Beaconsfield was first mentioned in the Pope Rolls of 1185, but was spelt Bekensfeld, which is thought to mean "a clearing in the beeches"; a beech tree figures on the town's crest. Beaconsfield Manor, originally part of the manor of Burnham, was subdivided at the time into 3 estates: Hall Barn, Gregories and Whiltones, now known as Wilton Park.
In 1624, Anne Waller and her son, Edmund, acquired the lands of Hall Barn. Edmund became a famous poet and politician of the Commonwealth, but his later involvement in the Civil War and subsequent conviction for treason earned him a death sentence. This was subsequently commuted to exile abroad. Eventually, Edmund was allowed back home and is thought to have had Hall Barn built upon his return.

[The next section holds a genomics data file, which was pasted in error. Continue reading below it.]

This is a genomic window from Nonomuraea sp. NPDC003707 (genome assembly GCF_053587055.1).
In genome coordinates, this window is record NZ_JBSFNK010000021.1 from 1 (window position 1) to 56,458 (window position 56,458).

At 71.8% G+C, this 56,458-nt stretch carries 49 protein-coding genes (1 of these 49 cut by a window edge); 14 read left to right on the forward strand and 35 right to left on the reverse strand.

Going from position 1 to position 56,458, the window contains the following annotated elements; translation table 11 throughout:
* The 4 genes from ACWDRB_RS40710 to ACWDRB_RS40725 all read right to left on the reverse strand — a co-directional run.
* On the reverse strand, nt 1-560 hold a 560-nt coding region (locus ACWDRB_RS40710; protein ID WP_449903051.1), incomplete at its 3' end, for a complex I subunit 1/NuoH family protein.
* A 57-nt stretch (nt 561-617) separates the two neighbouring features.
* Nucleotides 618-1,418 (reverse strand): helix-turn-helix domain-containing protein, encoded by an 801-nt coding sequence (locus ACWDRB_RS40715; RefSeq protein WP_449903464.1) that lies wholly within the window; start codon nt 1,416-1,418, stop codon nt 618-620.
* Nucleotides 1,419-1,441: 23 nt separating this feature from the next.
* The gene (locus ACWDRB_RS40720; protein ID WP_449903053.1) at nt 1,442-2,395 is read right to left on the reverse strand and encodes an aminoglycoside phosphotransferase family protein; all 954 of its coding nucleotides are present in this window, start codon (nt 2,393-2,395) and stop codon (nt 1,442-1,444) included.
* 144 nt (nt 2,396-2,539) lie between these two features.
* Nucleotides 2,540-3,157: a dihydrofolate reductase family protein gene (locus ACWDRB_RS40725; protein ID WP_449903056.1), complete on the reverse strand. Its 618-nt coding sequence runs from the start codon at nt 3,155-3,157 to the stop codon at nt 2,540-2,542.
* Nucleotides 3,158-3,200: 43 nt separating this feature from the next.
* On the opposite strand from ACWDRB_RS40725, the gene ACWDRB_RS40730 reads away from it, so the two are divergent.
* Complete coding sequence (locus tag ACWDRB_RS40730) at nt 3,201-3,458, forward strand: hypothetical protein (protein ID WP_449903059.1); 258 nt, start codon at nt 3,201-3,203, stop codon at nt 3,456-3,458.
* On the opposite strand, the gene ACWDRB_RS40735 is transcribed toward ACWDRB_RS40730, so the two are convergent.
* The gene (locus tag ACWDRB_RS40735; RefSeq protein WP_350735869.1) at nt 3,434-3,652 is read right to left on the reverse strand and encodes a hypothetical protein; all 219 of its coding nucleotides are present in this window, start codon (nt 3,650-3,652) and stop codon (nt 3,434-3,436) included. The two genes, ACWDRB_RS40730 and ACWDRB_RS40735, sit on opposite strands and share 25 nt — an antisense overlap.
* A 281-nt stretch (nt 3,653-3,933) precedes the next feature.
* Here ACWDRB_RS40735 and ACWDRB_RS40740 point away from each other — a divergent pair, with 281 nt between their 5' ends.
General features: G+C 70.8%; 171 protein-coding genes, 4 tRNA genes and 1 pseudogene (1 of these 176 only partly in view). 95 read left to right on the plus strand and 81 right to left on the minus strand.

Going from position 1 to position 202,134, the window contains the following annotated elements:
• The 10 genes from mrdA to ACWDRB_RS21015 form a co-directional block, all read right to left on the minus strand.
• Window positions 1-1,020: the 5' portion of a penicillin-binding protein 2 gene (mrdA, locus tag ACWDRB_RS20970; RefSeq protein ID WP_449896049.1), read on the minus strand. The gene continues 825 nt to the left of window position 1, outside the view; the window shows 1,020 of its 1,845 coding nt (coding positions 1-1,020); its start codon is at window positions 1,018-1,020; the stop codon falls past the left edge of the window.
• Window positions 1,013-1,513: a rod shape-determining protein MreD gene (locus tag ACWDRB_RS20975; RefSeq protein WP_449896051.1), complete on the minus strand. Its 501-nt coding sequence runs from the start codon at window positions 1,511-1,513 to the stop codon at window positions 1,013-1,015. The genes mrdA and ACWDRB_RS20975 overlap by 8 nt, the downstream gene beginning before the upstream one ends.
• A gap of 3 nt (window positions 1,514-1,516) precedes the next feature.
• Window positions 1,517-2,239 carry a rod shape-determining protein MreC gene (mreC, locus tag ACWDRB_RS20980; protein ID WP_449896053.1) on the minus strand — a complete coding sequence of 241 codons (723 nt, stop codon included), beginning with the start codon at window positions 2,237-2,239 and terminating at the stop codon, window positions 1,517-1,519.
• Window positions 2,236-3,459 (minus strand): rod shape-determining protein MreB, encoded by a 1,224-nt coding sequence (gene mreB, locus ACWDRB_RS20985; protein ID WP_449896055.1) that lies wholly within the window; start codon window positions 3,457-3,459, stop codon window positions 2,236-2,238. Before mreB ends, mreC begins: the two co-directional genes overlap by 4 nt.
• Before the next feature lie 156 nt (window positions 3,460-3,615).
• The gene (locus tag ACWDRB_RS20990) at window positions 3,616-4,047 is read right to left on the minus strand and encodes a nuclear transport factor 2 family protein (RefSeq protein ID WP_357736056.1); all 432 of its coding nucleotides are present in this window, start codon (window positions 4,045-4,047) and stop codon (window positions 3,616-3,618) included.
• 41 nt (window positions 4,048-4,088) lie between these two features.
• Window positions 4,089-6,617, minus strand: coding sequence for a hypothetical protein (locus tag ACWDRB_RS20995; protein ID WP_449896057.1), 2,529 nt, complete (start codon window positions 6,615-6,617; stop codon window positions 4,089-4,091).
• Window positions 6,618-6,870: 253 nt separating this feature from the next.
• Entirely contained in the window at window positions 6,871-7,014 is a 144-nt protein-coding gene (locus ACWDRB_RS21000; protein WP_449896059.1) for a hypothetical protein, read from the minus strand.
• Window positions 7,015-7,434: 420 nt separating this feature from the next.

The house later passed into the hands of Sir Edward Levy-Lawson, who became Lord Burnham, and it remains in the family to this day.
The Chiltern Shakespeare Company is blessed with permission to turn Hall Barn's magnificent grounds into a theatre for its productions for which a covered raked seating auditorium is constructed each time.
Whilst the actors perform on an open grass stage against the backcloth of a 300 year old sculpted yew hedge, the audience sits comfortably under a tented awning, protected from any rain.
Spread across several acres of parkland leading down to the lake, this event has become a popular Chilterns institution, providing the opportunity for an enjoyable outing with family and friends, with a picnic preceding the play.